For some time now I’ve been running a feature on my website called SFF Song of the Week. Like a bar which sells books and also serves chocolate, this has the merit of combining several really good things under a single roof. And I’ve invited a number of writer friends and other folk connected with the genre to contribute their choices – as ‘blogjay’ of the week.
The selections have been fabulous, as you’d expect, with such a huge wealth of science fiction and fantasy related songs to choose from. But for my money, the intros have been even better than the music – some of them are love poems to favourite songs, many are rich in autobiographical detail, and all offer insights into the writer’s heart and soul.
I relish Mike Cobley’s account of his experiences at University when selecting Space Station Number 5. Stephen Hunt has written a gorgeous account of his youth as a young geek in love with Sarah Brightman and Hot Gossip; before maturing into the very grown up and sophisticated geek that he now is. Mike Carey wrote a joyous piece about Genesis, a band who also dominated my teenage years. Adam Roberts wrote a piece about Gary Numan that made me laugh out loud. Lilith Saintcrow chose a filk song that made me laugh out loud even louder.
I have to confess that I’m not, myself, a great musical aficionado; I love music, but I can never remember the names of tracks, and I’m never the one who knows in which year a particular single was released. I’m not like Al Reynolds, with his encyclopedic knowledge of cutting edge bands, and I certainly can’t compete with the coolest of musical dudes like Richard Morgan and Jon Courtenay Grimwood and Paul Raven; or indeed Adam Roberts and James Lovegrove, who once had plans to write the definitive book about SFF music (and I hope one day they do.)
No, I’m just someone who love particular songs inordinately and excessively, and will play them endlessly over and over while running or at the gym. Things I’ve Seen by Spooks was one such song that carved grooves into my brain; at one point, I even quoted from it in Debatable Space, before rights issues forced me to pen some original lyrics. Crazy by Gnarls Barkley is another song that I became besotted by - no rude comments please! – and I Put a Spell on You by Nina Simone has cast a similar spell more recently. Darkness at the Edge of Town by Springsteen is tattooed into my frontal lobe; as is Maria Maria by Carlos Santana; not to mention Hope by Shaggy. I listen to lots; but some songs I love so much it hurts.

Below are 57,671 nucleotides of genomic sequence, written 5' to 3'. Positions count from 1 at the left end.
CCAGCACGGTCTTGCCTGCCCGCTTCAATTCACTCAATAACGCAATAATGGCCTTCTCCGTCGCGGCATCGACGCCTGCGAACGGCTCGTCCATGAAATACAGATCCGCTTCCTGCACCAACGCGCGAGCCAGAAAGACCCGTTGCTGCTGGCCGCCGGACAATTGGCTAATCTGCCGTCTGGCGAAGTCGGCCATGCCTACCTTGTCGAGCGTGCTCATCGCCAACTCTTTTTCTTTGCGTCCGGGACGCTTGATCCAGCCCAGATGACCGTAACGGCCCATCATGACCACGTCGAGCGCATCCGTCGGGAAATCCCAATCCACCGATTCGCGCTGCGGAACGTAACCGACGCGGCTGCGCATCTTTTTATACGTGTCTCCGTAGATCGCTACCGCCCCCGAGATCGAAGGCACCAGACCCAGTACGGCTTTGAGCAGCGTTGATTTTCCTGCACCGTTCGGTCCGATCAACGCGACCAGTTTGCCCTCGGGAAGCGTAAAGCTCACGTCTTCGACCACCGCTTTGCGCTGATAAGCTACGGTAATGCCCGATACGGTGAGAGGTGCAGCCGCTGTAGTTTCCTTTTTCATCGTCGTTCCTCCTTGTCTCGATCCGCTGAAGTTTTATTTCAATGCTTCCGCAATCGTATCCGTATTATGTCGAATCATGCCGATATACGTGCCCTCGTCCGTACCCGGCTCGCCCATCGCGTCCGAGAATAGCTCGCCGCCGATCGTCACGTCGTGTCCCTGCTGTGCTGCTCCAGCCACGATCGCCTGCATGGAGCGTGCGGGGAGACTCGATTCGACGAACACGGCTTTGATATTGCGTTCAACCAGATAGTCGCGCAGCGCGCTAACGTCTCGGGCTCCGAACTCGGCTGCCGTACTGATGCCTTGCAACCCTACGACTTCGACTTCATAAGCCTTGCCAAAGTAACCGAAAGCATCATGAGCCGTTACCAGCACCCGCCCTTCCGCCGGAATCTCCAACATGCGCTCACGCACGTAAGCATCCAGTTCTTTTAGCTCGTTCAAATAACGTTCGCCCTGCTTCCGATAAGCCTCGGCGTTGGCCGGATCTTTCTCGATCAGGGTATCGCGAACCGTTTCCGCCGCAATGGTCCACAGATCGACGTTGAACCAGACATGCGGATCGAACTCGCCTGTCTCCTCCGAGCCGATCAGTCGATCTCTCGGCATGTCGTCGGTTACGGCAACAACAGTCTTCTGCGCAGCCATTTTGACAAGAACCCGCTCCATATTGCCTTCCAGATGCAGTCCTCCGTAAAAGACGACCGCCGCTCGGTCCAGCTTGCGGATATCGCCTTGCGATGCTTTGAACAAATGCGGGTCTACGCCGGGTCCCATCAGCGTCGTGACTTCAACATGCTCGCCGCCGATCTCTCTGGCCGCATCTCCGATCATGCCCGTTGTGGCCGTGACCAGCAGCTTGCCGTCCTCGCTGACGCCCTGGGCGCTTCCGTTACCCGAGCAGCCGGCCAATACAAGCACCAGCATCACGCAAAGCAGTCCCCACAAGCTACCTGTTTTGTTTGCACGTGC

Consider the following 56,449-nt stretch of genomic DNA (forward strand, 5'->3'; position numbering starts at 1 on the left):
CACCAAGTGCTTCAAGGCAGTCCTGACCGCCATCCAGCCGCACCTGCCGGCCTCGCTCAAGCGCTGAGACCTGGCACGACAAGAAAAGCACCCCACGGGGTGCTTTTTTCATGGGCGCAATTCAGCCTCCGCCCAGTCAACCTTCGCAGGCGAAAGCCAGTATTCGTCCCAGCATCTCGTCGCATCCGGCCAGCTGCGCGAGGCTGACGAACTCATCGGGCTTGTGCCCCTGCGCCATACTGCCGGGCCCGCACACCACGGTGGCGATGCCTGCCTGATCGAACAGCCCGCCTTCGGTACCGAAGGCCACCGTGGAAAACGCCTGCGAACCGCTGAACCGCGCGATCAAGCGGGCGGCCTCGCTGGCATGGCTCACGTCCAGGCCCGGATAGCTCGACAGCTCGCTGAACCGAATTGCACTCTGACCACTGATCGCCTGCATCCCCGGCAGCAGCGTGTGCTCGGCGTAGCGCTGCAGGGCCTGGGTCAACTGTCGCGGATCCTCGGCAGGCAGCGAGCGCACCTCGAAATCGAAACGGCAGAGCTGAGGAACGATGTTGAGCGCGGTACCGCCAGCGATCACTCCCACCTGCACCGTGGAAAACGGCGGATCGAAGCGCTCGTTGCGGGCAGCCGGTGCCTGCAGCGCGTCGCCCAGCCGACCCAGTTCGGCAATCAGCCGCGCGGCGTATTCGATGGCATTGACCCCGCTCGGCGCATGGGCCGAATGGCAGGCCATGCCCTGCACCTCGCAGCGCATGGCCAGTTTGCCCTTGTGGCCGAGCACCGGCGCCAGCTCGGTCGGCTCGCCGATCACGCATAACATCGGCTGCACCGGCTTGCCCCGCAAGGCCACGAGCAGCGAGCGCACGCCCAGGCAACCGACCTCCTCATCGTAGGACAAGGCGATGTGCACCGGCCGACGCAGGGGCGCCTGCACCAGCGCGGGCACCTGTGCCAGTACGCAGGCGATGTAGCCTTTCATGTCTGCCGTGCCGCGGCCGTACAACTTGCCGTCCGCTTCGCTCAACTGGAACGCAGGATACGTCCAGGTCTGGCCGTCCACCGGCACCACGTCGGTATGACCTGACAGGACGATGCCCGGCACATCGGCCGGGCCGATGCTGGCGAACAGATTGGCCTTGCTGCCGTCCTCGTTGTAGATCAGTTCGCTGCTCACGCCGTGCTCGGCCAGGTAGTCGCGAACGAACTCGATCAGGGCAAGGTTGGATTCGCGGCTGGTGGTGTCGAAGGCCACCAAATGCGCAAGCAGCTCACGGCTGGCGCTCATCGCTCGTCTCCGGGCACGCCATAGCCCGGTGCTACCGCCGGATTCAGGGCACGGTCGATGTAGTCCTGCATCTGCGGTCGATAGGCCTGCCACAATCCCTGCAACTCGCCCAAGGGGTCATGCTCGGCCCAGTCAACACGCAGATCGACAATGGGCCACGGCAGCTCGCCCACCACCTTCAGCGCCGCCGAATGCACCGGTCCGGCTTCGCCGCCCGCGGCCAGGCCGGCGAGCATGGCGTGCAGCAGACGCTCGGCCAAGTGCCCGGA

These days, I must admit, I’m one of the iPod Shuffle generation – skipping from Dad Rock to Avril Lavigne (my daughter loads it on to my iPod for long trips) to the Hold Steadies to Shakira to Beyonce & Destiny’s Child (*blush*) to Theolonius Monk. But my teenage passions, in the 70s, were the prog rocks bands like Yes (whose Starship Trooper was selected by Ian Whates, to the great annoyance of Pete Hamilton) , Genesis (Carey’s choice), Pink Floyd (strangely overlooked), Bowie (thanks James Lovegrove!) and mind-numbing stuff like Black Sabbath (I think Paranoid was my first ever album purchase). Patti Smith at Knebworth lingers in my memory as one of those great moments in growing up. Brand X were at the same gig, I seem to recall. Tangerine Dream (chosen by Stephen Palmer) in Cardiff. Blue Oyster Cult in Swansea (why has no-one picked Don’t Fear the Reaper?). 10 CC at Cardiff Castle (look, what can I say, I was a total nerd and really loved them, then.)
Frankly, no music I’ve heard since has QUITE the same potency as the teen year faves – or maybe I just don’t listen as much, or with such quasi-religious intensity. Then, I could listen to an album ten times in a week. Now, it’s 2 or 3 times then it goes on to Shuffle. So I have great sympathy with the blogjays who travel down the Nostalgia Road when making their choices.
But the younger and/or cooler blogjays are always there to freshen my references. I’d never heard Feist until Nicole Peeler chose her version of the awesomely evocative old English ballad Sea Lion Woman; listen to the song, read Nicole’s books, and you’ll FEEL the synergy. My producer friend Archie Tait (from the hippy generation, but totally up to date with his musical preferences) chose Yoshimi and the Pink Robots by the Flaming Lips, which I’d never heard before and which really wowed me. And Jesse Bullington introduced me to the band Bal-Sagoth, who are SERIOUS fantasy dudes, and that was a real eye-opener.
Because of my own time constraints, I’ve not managed to run one of these songs EVERY week – but I’m hoping to up the frequency in the next year or so. Until I run out of writers; or run out of songs with SF or fantasy elements; which I suspect will not be for a very long time.
Anyway, if you want to listen in, click on this link.
And here is my selection, not in any order, of my Top Ten SFF Songs of the Week from Debatable Spaces.
After the Gold Rush by Neil Young: Selected by Peter F. Hamilton – THIS WEEK’S SELECTION!!!!
That’s a top 10 consisting of 11 choices; in hommage to Spinal Tap.
(This feature originally appeared on the Orbit website, and can still be found there if, duh, you want to read it again. – Ed).
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